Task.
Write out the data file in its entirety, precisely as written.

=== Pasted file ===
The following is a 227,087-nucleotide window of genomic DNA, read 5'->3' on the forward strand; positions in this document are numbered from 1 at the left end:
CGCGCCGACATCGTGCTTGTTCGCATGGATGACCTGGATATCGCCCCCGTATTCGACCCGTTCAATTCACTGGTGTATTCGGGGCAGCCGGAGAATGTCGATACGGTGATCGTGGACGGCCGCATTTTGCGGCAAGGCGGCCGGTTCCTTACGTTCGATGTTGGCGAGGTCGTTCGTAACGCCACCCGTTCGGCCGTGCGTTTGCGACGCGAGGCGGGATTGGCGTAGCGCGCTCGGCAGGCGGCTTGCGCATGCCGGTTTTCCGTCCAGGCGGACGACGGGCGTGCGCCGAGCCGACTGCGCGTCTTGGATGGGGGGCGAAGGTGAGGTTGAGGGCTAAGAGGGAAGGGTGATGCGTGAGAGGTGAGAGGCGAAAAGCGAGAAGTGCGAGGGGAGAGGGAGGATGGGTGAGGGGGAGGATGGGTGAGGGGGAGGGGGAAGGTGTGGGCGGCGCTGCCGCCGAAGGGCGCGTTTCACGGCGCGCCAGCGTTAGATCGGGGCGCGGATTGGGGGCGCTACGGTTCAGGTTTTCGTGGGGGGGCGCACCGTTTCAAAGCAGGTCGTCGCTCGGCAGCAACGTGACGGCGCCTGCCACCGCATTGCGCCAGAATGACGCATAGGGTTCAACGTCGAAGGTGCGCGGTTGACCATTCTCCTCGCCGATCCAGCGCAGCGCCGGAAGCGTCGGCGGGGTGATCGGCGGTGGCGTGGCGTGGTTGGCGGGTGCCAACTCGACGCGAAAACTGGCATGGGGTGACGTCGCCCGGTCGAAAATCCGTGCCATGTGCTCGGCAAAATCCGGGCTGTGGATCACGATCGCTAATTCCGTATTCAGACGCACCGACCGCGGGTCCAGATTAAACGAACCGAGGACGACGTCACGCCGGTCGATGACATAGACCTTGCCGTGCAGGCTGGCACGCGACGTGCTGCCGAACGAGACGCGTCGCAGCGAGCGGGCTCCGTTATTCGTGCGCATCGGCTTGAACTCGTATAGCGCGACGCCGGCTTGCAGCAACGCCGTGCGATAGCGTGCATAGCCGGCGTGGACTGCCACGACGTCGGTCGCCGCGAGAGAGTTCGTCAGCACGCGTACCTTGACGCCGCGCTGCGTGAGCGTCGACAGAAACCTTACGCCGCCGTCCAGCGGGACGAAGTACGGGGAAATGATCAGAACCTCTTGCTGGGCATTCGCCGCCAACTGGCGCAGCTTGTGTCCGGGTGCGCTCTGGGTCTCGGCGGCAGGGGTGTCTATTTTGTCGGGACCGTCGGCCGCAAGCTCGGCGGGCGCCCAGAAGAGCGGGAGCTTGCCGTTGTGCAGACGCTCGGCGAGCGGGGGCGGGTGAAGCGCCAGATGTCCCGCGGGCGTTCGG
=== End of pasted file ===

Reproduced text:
The following is a 227,087-nucleotide window of genomic DNA, read 5'->3' on the forward strand; positions in this document are numbered from 1 at the left end:
CGCGCCGACATCGTGCTTGTTCGCATGGATGACCTGGATATCGCCCCCGTATTCGACCCGTTCAATTCACTGGTGTATTCGGGGCAGCCGGAGAATGTCGATACGGTGATCGTGGACGGCCGCATTTTGCGGCAAGGCGGCCGGTTCCTTACGTTCGATGTTGGCGAGGTCGTTCGTAACGCCACCCGTTCGGCCGTGCGTTTGCGACGCGAGGCGGGATTGGCGTAGCGCGCTCGGCAGGCGGCTTGCGCATGCCGGTTTTCCGTCCAGGCGGACGACGGGCGTGCGCCGAGCCGACTGCGCGTCTTGGATGGGGGGCGAAGGTGAGGTTGAGGGCTAAGAGGGAAGGGTGATGCGTGAGAGGTGAGAGGCGAAAAGCGAGAAGTGCGAGGGGAGAGGGAGGATGGGTGAGGGGGAGGATGGGTGAGGGGGAGGGGGAAGGTGTGGGCGGCGCTGCCGCCGAAGGGCGCGTTTCACGGCGCGCCAGCGTTAGATCGGGGCGCGGATTGGGGGCGCTACGGTTCAGGTTTTCGTGGGGGGGCGCACCGTTTCAAAGCAGGTCGTCGCTCGGCAGCAACGTGACGGCGCCTGCCACCGCATTGCGCCAGAATGACGCATAGGGTTCAACGTCGAAGGTGCGCGGTTGACCATTCTCCTCGCCGATCCAGCGCAGCGCCGGAAGCGTCGGCGGGGTGATCGGCGGTGGCGTGGCGTGGTTGGCGGGTGCCAACTCGACGCGAAAACTGGCATGGGGTGACGTCGCCCGGTCGAAAATCCGTGCCATGTGCTCGGCAAAATCCGGGCTGTGGATCACGATCGCTAATTCCGTATTCAGACGCACCGACCGCGGGTCCAGATTAAACGAACCGAGGACGACGTCACGCCGGTCGATGACATAGACCTTGCCGTGCAGGCTGGCACGCGACGTGCTGCCGAACGAGACGCGTCGCAGCGAGCGGGCTCCGTTATTCGTGCGCATCGGCTTGAACTCGTATAGCGCGACGCCGGCTTGCAGCAACGCCGTGCGATAGCGTGCATAGCCGGCGTGGACTGCCACGACGTCGGTCGCCGCGAGAGAGTTCGTCAGCACGCGTACCTTGACGCCGCGCTGCGTGAGCGTCGACAGAAACCTTACGCCGCCGTCCAGCGGGACGAAGTACGGGGAAATGATCAGAACCTCTTGCTGGGCATTCGCCGCCAACTGGCGCAGCTTGTGTCCGGGTGCGCTCTGGGTCTCGGCGGCAGGGGTGTCTATTTTGTCGGGACCGTCGGCCGCAAGCTCGGCGGGCGCCCAGAAGAGCGGGAGCTTGCCGTTGTGCAGACGCTCGGCGAGCGGGGGCGGGTGAAGCGCCAGATGTCCCGCGGGCGTTCGG